HARTFORD, Conn. (AP) - Visiting the mall to share Christmas wishes with Santa has never been part of Ben Borre's childhood, a sad but necessary concession to the autism that would make the noise, lights and crowds an unbearable torment for the 10-year-old.
Now, though, a growing number of "sensitive" Santas in shopping centers, at community parties and elsewhere are giving Ben and others a chance to meet the big guy in autism-friendly settings - and providing families a chance to capture elusive Christmas photos and memories that families of typical children may take for granted.
Ohio-based Glimcher Realty Trust recently started offering sensitive Santa sessions in its two dozen malls nationwide, and several service organizations and autism family groups have recruited low-key Kris Kringles who adjust their demeanor to the special needs of their young guests.
"Every parent dreads the noise and chaos of the mall Santa scene, but this isn't even dreading. It's just literally un-doable for us," said Darlene Borre of West Hartford, Ben's mother.
Ben, a nonverbal fourth-grader, is among the up to 1.5 million Americans living with autism spectrum disorders that can include delays or disabilities in communication, behavior and socialization. They can range from mild difficulties to significant impairments that make it difficult for those children to interact with others.
Many children with autism are especially sensitive to loud noises, jangling music, crowds and unpredictable situations, and some parents say the idea they could wait patiently in a long line to see Santa is laughable at best.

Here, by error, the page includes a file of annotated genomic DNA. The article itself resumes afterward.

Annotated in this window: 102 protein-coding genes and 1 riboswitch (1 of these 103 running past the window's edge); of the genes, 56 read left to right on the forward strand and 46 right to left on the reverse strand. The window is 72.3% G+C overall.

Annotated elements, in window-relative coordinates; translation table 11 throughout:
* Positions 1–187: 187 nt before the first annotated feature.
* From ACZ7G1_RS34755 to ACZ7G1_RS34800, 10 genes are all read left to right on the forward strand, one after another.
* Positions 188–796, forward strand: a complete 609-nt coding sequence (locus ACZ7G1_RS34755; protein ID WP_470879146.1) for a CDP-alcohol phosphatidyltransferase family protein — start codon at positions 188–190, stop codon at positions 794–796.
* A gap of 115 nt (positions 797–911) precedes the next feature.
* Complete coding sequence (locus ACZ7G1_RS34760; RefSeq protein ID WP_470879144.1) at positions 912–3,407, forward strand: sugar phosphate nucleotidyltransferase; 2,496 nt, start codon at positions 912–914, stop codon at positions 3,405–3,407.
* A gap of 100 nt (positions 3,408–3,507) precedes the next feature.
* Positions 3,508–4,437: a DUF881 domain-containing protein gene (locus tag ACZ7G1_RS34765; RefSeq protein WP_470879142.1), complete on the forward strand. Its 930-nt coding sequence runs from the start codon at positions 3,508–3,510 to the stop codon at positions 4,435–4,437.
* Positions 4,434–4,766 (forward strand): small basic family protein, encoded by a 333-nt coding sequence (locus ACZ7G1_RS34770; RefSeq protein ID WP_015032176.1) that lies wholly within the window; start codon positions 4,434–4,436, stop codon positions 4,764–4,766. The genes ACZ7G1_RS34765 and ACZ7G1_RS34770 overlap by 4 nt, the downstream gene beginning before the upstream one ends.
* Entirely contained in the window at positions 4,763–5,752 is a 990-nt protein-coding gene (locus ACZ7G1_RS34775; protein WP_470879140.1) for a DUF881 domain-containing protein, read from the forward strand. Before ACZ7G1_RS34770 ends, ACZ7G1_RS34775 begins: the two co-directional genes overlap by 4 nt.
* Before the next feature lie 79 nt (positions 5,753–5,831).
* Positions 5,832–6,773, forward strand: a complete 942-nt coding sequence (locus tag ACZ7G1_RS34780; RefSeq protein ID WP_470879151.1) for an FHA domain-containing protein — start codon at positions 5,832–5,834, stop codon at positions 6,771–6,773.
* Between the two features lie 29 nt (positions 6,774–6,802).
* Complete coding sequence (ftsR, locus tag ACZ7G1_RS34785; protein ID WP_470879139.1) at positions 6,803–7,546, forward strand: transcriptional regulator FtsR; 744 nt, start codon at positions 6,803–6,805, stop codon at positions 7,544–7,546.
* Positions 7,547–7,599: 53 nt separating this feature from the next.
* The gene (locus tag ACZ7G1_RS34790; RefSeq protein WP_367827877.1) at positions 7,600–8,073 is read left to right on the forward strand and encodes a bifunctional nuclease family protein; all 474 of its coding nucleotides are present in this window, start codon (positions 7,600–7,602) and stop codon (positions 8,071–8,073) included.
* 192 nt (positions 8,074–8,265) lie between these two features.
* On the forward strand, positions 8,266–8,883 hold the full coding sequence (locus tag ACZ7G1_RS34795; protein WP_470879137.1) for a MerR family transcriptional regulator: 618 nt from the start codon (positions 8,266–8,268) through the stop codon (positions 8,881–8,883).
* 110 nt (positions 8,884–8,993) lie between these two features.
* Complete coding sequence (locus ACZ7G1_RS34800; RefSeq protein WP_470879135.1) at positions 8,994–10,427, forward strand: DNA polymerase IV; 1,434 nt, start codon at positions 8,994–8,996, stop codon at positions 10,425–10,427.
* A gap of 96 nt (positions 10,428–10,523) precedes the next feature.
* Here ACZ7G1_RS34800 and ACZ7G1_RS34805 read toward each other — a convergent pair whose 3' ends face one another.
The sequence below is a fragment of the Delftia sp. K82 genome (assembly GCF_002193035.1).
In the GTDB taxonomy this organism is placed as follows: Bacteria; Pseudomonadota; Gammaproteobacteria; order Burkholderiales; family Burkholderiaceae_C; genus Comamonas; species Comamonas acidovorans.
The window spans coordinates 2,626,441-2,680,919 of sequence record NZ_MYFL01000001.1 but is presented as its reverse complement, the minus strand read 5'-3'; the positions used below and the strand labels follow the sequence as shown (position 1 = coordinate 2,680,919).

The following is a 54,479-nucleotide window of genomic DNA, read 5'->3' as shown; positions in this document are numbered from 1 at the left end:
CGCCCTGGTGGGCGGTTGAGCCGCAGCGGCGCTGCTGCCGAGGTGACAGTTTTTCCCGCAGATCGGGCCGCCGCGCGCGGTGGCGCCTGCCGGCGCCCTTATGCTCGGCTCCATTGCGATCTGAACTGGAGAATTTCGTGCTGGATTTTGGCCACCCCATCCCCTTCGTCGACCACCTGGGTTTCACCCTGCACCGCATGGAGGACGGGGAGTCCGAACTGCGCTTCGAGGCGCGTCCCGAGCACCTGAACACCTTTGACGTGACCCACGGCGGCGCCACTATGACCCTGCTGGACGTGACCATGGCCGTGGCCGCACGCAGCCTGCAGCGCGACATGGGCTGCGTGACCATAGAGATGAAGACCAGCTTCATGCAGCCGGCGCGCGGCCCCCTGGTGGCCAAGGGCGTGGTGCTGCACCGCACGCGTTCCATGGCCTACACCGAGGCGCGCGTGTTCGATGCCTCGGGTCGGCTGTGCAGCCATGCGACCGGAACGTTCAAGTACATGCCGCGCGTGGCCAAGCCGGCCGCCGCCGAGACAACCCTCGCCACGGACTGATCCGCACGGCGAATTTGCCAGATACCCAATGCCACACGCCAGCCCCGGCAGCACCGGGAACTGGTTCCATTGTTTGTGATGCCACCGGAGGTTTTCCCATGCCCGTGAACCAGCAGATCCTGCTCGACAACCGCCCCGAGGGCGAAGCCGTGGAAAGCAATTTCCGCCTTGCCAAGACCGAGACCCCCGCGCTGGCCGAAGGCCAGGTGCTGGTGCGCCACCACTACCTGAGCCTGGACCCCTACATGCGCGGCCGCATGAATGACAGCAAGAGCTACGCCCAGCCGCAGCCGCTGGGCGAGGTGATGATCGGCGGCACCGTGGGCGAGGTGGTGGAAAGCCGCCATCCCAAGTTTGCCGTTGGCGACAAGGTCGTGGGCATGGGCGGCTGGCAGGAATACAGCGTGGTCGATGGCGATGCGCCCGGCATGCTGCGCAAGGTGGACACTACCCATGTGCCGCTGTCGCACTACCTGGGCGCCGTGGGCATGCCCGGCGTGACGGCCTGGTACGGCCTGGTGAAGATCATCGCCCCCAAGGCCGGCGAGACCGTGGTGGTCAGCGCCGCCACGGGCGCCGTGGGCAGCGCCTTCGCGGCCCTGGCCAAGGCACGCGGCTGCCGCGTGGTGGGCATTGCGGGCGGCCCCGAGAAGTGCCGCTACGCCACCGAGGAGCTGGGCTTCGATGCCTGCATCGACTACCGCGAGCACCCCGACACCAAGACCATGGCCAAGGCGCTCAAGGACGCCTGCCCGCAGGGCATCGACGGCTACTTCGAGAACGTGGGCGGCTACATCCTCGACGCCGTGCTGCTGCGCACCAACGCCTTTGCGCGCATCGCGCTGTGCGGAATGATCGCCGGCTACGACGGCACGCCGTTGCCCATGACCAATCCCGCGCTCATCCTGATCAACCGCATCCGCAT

The Borres tried without success a few times over the years to grab quick snapshots if Ben randomly walked close enough to any Santa they encountered, but with mixed results.
Now, he visits an autism-friendly Santa each December at an informal yearly event that Borre and other autism families hold at a local playground. The sensitive Santa happens to be Ben's grandfather, Ray Lepak, who was compelled to become an autism-friendly Santa for local families after seeing what his daughter's family was experiencing.
"Just because a family has a child with special needs doesn't mean they don't want all the same memories that everyone else does," Borre said. "We all want those same holiday joyful moments; it just has to be approached differently."
Ben's sister, 4-year-old Lila, who does not have autism, and is getting wise to the fact that Santa and Grandpa bear have a suspicious resemblance. But she's not letting on to Ben, and visiting the autism-friendly Santa is giving the Borres a chance to share a family experience they otherwise might be denied.
Lepak, 69, of Manchester recently donned his Santa suit - plus a brand-new beard and snow-white wig - and met with several Hartford-area children and their parents at their now-annual playground gathering. He's learned over the years how to pep it up for siblings who don't have autism, and how to tone it down for children who seem overwhelmed.
He starts with a few mellow "Ho, Ho, Ho" greetings, watches for those who are intrigued, and smiles or beckons to them to come closer. Many steer clear but watch him, either curiously or warily, while others remain disinterested.
"You'll see them watch Santa out of the corner of their eye, then little by little they'll come closer, then walk away as if you're not there, and come back in a bit," Lepak said. "It's really about following their lead and communicating on their terms."
Some will give him a high five; the braver ones might sit on his lap. At the recent gathering, one child had no interest at all in Santa until he realized the big guy in the bright red suit was willing to push him on a swing - and those fleeting moments were enough for the boy's family to snap pictures.
A growing number of malls also are setting aside special times for sensitive Santa visits when the shopping centers would otherwise be closed, including the 23 shopping malls of Glimcher Realty Trust, based in Columbus, Ohio.